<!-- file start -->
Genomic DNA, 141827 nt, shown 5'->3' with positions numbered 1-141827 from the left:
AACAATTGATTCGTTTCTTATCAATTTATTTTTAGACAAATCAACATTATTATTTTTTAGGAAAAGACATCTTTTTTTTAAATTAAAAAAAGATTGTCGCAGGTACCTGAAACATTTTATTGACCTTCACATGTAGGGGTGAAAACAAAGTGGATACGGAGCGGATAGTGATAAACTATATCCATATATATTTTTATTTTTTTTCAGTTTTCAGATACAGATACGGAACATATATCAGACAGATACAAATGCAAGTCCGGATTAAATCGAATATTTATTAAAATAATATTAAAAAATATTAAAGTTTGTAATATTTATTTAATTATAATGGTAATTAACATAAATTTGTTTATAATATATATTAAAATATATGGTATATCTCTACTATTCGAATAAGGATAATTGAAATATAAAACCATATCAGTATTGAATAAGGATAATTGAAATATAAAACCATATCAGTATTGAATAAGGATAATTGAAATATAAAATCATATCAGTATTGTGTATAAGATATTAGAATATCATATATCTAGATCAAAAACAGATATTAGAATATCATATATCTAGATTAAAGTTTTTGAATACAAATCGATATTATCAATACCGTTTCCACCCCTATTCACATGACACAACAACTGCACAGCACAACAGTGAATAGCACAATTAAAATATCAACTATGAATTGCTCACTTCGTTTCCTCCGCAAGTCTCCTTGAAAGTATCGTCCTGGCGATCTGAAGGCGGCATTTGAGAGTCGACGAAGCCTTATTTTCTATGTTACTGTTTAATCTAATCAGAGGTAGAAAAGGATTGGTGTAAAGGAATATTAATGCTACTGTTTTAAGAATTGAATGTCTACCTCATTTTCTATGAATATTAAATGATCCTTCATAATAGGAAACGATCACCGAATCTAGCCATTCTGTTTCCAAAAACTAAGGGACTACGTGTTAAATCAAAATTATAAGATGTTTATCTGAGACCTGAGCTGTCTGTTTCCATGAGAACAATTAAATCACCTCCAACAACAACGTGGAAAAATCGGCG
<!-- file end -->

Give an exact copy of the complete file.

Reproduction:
Genomic DNA, 141827 nt, shown 5'->3' with positions numbered 1-141827 from the left:
AACAATTGATTCGTTTCTTATCAATTTATTTTTAGACAAATCAACATTATTATTTTTTAGGAAAAGACATCTTTTTTTTAAATTAAAAAAAGATTGTCGCAGGTACCTGAAACATTTTATTGACCTTCACATGTAGGGGTGAAAACAAAGTGGATACGGAGCGGATAGTGATAAACTATATCCATATATATTTTTATTTTTTTTCAGTTTTCAGATACAGATACGGAACATATATCAGACAGATACAAATGCAAGTCCGGATTAAATCGAATATTTATTAAAATAATATTAAAAAATATTAAAGTTTGTAATATTTATTTAATTATAATGGTAATTAACATAAATTTGTTTATAATATATATTAAAATATATGGTATATCTCTACTATTCGAATAAGGATAATTGAAATATAAAACCATATCAGTATTGAATAAGGATAATTGAAATATAAAACCATATCAGTATTGAATAAGGATAATTGAAATATAAAATCATATCAGTATTGTGTATAAGATATTAGAATATCATATATCTAGATCAAAAACAGATATTAGAATATCATATATCTAGATTAAAGTTTTTGAATACAAATCGATATTATCAATACCGTTTCCACCCCTATTCACATGACACAACAACTGCACAGCACAACAGTGAATAGCACAATTAAAATATCAACTATGAATTGCTCACTTCGTTTCCTCCGCAAGTCTCCTTGAAAGTATCGTCCTGGCGATCTGAAGGCGGCATTTGAGAGTCGACGAAGCCTTATTTTCTATGTTACTGTTTAATCTAATCAGAGGTAGAAAAGGATTGGTGTAAAGGAATATTAATGCTACTGTTTTAAGAATTGAATGTCTACCTCATTTTCTATGAATATTAAATGATCCTTCATAATAGGAAACGATCACCGAATCTAGCCATTCTGTTTCCAAAAACTAAGGGACTACGTGTTAAATCAAAATTATAAGATGTTTATCTGAGACCTGAGCTGTCTGTTTCCATGAGAACAATTAAATCACCTCCAACAACAACGTGGAAAAATCGGCG